to coordinate in a sequence similar to native. For sys-
tem event notification, ACPI introduces GPE (General
Purpose Event), which is a bitmap, and each bit can be
wired to different value-added event hardware depend-
ing on design.
The virtual ACPI hotplug sequence is described in Fig-
ure 2. When the end user issues the hot removal com-
mand for the pass-through device, analogous to pushing
the eject button, the hotplug controller updates its status,
then asserts the GPE bit and raises a SCI (System Con-
trol Interrupt). Upon receiving a SCI, the ACPI driver in
the Linux guest clears the GPE bit, queries the hotplug
controller about which specific device it needs to eject,
and then notifies the Linux guest. In turn, the Linux
guest shuts down the device and unloads the driver. At
last, the ACPI driver executes the related control method
_EJ0, to power off the PCI device, and _STA to verify
the success of the ejection. Hot add is similar to this
process, except it doesn’t call the _EJ0.
In the process shown above, it’s obvious that following
components are needed:
GPE: A GPE device model, with one bit wired
to the hotplug controller, is described in the guest
FADT (Fixed ACPI Description Table).
PCI Hotplug Controller: A PCI hotplug con-
troller is needed to respond to the user’s hotplug ac-
tion and maintain the status of the PCI slots. ACPI
abstracts a well-defined interface so we can imple-
ment internal logic in a simplified style, such as
stealing some reserved ioports for register status.
Hotplug Control Method: ACPI control methods
for hotplug, such as _EJ0 and _STA, should be
added in the guest ACPI table. These methods in-
teract with the hotplug controller for device ejec-
tion and status check.
5 Status and Future Work
Right now, hotplug with a pass-through device works
well on Xen. With this and the bonding driver, Linux
guests can successfully do live migration. Besides live
migration, pass-through device hotplug has other useful
usage models, such as dynamically switching physical
devices between different VMs.
There is some work and investigation that needs to be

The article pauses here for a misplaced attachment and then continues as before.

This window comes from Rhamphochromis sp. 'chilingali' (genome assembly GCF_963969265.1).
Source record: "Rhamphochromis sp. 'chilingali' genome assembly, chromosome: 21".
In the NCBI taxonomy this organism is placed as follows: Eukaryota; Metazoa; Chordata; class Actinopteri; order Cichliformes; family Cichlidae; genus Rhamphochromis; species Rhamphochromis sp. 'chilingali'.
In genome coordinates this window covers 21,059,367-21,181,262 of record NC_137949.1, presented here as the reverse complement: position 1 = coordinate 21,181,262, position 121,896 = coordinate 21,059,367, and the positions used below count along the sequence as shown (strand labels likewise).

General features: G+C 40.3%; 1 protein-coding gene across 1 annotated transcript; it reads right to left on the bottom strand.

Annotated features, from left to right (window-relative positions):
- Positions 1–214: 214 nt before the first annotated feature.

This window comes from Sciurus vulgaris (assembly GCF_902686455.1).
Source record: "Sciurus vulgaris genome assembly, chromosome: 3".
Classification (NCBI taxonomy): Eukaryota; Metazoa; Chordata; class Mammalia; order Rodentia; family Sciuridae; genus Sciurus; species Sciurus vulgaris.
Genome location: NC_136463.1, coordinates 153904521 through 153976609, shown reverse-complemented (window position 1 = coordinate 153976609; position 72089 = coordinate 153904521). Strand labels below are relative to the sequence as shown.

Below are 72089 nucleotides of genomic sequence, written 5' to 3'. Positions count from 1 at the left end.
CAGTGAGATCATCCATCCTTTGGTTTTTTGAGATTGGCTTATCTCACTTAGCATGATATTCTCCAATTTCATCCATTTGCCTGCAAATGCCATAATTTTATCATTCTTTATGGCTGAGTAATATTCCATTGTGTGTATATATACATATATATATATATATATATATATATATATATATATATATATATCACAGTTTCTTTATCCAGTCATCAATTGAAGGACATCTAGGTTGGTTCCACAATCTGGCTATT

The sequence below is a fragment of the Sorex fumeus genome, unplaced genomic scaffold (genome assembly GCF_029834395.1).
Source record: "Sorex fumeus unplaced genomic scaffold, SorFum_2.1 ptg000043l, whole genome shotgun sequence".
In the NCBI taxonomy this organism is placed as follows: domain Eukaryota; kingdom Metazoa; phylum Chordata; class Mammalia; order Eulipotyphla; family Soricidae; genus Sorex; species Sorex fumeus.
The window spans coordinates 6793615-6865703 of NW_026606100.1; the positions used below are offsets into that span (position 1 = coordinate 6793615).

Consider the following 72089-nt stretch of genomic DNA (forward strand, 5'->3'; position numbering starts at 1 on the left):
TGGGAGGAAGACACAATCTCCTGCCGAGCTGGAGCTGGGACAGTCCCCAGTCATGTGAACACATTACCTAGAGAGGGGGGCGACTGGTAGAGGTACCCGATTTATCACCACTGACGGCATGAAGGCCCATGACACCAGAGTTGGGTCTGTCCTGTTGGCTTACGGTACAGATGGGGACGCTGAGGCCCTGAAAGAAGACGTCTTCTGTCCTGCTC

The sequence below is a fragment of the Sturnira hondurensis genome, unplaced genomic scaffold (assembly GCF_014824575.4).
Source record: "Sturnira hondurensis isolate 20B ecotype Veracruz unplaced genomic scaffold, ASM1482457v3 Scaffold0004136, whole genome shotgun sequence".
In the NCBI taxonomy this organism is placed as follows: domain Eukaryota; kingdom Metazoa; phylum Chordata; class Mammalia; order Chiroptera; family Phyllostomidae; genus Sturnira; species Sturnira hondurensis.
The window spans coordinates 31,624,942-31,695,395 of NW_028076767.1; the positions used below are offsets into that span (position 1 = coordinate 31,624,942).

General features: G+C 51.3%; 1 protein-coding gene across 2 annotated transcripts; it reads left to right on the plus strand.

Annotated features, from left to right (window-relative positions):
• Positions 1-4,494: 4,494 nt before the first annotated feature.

done in future:
High-level Management Tools: Currently, hot-
plug of a pass-through device is separated from
generic live migration logic for a clean design, so
266 Live Migration with Pass-through Device for Linux VM
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Figure 2: ACPI Hotplug Sequence
the end user is required to issue hotplug commands
manually before and after live migration. In the
future, these actions should be pushed into high
level management tools, such as a friendly GUI or
scripts, in order to function without user interven-
tion.
Virtual S3: The Linux bonding driver works per-
fectly for a NIC, but bonding other directly as-
signed devices, such as graphics cards, is not as
useful. Since Linux has good support for ACPI S3,
we can try virtual S3 to suspend all devices before
live migration and wakeup them after that. Some
drawbacks of virtual S3 need more consideration:
All other devices, besides pass-through de-
vices, go into this loop too, which takes more
time than virtual hotplug.
With S3, the OS is in sleep state, so a long
down time of the running service is unavoid-
able.
S3 has the assumption that the OS would
wake up on the same platform, so the same
type of pass-through devices must exist in the
target machine.
S3 support in the guest may not be complete
and robust.
Although virtual S3 for pass-through device live
migration has its own limitation, it is still useful in
some environments where virtual hotplug doesn’t
work, for instance, hot removal of pass-through
display cards which are likely to cause a guest
crash.
Other Guest: Linux supports ACPI hotplug and
has a powerful bonding driver, but other guest OS
may not be lucky enough to have such a frame-
work. We are in the process of extending support
to other guests.
6 Conclusion
VM direct access of physical device achieves close to
native performance, but breaks VM live migration. Our
virtual ACPI hotplug device model allows VM to hot
remove the pass-through device before relocation and
hot add another one after relocation, thus making pass-
through devices coexist with VM relocation. By inte-
grating the Linux bonding driver into the relocation pro-
cess, we enable continuous network connectivity for di-
rectly assigned NIC devices, which is the most popular
pass-through device usage model.
References
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2008 Linux Symposium, Volume Two 267
[2] “PCI Standard Hot-Plug Controller and
Subsystem Specification,” Revision 1.0, June,
2001, http://www.pcisig.info
[3] “Linux Ethernet Bonding Driver,” T. Davis, W.
Tarreau, C. Gavrilov, C.N. Tindel Linux Howto
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[4] “High Available Networking,” M. John, Linux